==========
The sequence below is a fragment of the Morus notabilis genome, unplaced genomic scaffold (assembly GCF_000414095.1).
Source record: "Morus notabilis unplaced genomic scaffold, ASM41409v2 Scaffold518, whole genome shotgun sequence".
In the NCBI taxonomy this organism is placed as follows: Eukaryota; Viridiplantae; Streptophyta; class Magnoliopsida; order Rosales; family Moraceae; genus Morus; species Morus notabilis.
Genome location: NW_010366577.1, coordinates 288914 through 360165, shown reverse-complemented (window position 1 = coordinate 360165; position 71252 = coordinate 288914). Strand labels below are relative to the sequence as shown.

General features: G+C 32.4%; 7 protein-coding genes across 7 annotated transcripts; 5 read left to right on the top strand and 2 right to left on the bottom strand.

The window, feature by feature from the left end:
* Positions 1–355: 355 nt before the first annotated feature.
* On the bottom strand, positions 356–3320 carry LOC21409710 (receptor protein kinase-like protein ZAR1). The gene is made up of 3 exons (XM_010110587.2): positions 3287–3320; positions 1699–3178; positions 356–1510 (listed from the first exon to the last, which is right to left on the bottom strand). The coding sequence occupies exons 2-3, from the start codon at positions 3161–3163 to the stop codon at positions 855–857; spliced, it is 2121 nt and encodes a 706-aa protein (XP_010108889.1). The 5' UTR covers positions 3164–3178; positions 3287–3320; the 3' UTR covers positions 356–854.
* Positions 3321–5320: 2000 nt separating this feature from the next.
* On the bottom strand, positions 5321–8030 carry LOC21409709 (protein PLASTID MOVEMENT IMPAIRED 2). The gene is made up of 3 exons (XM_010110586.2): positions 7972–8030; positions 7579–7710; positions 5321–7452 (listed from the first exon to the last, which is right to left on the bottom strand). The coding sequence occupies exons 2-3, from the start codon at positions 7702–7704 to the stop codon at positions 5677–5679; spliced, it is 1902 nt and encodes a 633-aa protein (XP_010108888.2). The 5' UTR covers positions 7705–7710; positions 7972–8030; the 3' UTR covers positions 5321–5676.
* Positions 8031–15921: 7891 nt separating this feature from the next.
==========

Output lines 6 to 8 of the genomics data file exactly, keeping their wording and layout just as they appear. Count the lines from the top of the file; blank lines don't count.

The window, feature by feature from the left end:
* Positions 1–355: 355 nt before the first annotated feature.
* On the bottom strand, positions 356–3320 carry LOC21409710 (receptor protein kinase-like protein ZAR1). The gene is made up of 3 exons (XM_010110587.2): positions 3287–3320; positions 1699–3178; positions 356–1510 (listed from the first exon to the last, which is right to left on the bottom strand). The coding sequence occupies exons 2-3, from the start codon at positions 3161–3163 to the stop codon at positions 855–857; spliced, it is 2121 nt and encodes a 706-aa protein (XP_010108889.1). The 5' UTR covers positions 3164–3178; positions 3287–3320; the 3' UTR covers positions 356–854.